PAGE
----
With the likes of Anthem, Metro Exodus and Far Cry: New Dawn providing stiff competition right out of the gate, it's fair to say Crackdown 3 has a bloody battle on its hands despite shaking free and escaping victorious from its well-documented development woes. The Microsoft exclusive was first revealed way back in 2014 and boasted untapped potential for the Xbox One with the power of its destructible cloud processing. It also promised to be the Terry Crews simulator, with the star appearing as a playable character and serving as a focal point in its marketing. The game's development has been troubled to say the least, but we've already seen projects such as Kingdom Hearts 3 escape development hell earlier this year to fanfare and critical acclaim. Can the same be achieved for Crackdown?
If you've played Crackdown or its 2010 sequel then this plot may sound familiar. You play as a superpowered agent who has been tasked with taking down an evil corporation known as Terra Nova by executing its various kingpins. This group was responsible for transforming you and your fellow agents into dust at the start of the game so revenge is the main motivator here as well as freeing the region of New Providence from its vice-like grip. The zaniness the series has been known has been amplified tenfold this time with the inclusion of Crews but besides the odd cutscene, we were just left with all but the occasional one-liner from his character as we gunned down troops or blew up attack drones.
There are nine enemy kingpins to defeat here and each can be lured out by causing enough destruction to their shady operations. This saw us repeating the same objective multiple times and things quickly grew tedious. To eliminate one kingpin, we had to shut down several chemical plants and this was done by tossing several boulders into the machinery. Each one of these five objectives was essentially the same task with the only exception being that there were more enemies to kill and more machines for us to destroy. To Crackdown 3's credit though, these objectives are all open to the player from the start, so if you start to get bored you can always mix things up and seek out another.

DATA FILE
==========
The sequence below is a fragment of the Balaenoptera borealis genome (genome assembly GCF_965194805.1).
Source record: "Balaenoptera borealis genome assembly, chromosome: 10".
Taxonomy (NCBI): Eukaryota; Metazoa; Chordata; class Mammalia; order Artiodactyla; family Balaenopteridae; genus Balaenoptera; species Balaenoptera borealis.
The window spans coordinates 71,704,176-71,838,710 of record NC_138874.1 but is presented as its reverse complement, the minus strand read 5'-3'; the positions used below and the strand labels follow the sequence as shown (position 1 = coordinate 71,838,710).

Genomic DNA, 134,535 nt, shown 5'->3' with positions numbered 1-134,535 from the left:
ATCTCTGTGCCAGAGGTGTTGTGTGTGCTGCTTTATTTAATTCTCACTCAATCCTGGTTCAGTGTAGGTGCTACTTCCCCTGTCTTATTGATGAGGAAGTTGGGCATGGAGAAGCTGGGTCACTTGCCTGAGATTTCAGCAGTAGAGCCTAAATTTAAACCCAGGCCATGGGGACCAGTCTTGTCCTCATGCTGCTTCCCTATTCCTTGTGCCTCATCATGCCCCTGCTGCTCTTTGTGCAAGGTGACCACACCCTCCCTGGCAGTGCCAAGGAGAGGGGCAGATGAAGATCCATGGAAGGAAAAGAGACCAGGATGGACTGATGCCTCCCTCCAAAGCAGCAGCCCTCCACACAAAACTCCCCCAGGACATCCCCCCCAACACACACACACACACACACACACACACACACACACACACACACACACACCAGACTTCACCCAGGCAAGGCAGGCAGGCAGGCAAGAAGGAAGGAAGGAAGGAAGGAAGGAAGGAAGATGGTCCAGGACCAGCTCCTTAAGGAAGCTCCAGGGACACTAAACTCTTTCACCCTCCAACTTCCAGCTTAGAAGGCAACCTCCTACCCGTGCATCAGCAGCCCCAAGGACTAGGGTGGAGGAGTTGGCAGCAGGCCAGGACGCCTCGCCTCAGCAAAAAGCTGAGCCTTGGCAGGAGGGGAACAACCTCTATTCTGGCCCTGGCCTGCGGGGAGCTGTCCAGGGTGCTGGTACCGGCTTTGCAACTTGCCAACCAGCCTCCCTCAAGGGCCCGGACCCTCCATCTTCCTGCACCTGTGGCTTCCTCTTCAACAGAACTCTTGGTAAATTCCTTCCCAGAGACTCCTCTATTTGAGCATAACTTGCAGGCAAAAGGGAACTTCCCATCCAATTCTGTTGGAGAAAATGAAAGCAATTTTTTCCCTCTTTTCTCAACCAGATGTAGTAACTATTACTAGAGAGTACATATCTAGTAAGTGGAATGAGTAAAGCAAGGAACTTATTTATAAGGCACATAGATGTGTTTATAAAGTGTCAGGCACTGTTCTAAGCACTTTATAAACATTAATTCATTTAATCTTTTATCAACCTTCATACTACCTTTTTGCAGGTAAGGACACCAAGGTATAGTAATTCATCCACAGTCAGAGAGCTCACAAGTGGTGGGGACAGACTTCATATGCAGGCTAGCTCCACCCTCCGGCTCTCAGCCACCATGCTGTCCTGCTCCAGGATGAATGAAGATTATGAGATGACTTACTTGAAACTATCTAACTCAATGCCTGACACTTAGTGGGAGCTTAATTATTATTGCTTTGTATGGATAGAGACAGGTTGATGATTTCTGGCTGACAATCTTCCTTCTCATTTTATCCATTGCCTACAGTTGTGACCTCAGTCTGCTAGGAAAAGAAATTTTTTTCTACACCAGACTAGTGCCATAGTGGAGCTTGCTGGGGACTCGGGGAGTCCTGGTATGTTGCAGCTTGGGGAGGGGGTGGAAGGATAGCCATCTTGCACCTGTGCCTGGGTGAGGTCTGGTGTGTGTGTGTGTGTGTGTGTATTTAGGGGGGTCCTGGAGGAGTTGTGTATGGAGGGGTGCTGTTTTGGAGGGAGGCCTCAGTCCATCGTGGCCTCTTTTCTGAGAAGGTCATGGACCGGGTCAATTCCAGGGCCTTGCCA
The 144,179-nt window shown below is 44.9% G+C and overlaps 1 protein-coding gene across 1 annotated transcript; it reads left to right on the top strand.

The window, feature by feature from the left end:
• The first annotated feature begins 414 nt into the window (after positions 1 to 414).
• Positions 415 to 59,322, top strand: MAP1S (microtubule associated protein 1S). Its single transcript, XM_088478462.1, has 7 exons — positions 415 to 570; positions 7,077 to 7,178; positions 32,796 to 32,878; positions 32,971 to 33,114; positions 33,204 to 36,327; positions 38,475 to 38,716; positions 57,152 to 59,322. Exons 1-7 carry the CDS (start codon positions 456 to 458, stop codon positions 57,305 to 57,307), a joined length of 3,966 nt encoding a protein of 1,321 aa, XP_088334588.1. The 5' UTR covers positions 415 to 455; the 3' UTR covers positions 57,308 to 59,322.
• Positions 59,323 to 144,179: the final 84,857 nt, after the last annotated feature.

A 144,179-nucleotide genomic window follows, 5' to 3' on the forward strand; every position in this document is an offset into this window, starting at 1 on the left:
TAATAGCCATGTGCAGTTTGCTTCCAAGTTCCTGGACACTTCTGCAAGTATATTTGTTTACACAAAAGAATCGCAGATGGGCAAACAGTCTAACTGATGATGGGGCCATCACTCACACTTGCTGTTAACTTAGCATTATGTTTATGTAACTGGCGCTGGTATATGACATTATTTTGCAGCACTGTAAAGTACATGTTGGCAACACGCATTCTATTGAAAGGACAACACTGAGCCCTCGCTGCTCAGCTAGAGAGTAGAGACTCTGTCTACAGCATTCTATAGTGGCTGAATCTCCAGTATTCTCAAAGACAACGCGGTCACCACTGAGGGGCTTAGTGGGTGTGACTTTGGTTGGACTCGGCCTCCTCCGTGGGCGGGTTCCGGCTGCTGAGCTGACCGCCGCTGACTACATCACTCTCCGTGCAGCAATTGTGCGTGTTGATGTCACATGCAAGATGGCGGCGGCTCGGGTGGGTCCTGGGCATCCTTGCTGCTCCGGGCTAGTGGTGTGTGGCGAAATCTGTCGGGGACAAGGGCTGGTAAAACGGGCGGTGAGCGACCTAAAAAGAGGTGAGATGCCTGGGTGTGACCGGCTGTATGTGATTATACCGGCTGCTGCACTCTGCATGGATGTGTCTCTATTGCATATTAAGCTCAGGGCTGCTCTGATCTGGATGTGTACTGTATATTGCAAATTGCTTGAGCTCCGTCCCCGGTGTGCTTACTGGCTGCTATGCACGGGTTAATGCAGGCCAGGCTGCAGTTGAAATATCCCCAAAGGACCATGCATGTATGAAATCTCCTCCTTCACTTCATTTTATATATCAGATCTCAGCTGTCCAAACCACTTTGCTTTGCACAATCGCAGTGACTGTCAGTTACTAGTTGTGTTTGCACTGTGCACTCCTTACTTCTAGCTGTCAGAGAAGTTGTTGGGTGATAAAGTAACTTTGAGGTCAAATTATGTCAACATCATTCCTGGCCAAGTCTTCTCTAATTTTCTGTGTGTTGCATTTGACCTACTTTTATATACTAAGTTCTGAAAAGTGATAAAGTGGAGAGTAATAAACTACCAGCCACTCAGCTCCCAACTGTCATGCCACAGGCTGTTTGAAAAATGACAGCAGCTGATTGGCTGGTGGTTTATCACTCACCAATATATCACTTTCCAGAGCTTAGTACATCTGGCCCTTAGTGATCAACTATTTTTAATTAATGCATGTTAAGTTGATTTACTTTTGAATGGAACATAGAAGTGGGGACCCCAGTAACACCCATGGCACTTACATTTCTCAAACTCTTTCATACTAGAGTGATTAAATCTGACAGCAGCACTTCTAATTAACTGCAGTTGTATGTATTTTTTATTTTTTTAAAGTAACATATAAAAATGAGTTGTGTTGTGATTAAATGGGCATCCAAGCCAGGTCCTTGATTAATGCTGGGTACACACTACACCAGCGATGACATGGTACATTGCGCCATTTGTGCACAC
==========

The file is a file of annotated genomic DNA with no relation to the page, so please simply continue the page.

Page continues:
We played the campaign through on agent mode (the medium difficulty) and found ourselves breezing through areas where our survival chance was as low as 30%. Advancing our strength, explosive and stamina powers was the hook that helped us endure the repetition but it was a double-edged sword that made things feel too easy. Progression just felt flat out broken and it wasn't too long before we could just triple jump out the way of danger, ground pound anyone around us into oblivion, and unload a seemingly unlimited supply of bullets and explosives.
For the most part, Crackdown 3 plays things safe but one welcome change is the inclusion of 21 unlockable agents that all have their own backstories and perks. You unlock new agents by finding DNA strands which are scattered across the city and these encourage exploration just like the main glowing agility orbs. Each of these agents can be alternated between during supply points and your skills carry over allowing for flexibility in switching. We found switching agents beneficial for levelling up skills we were lagging behind on as each has their own XP boosts (such as a 10% increase in driving experience, for example).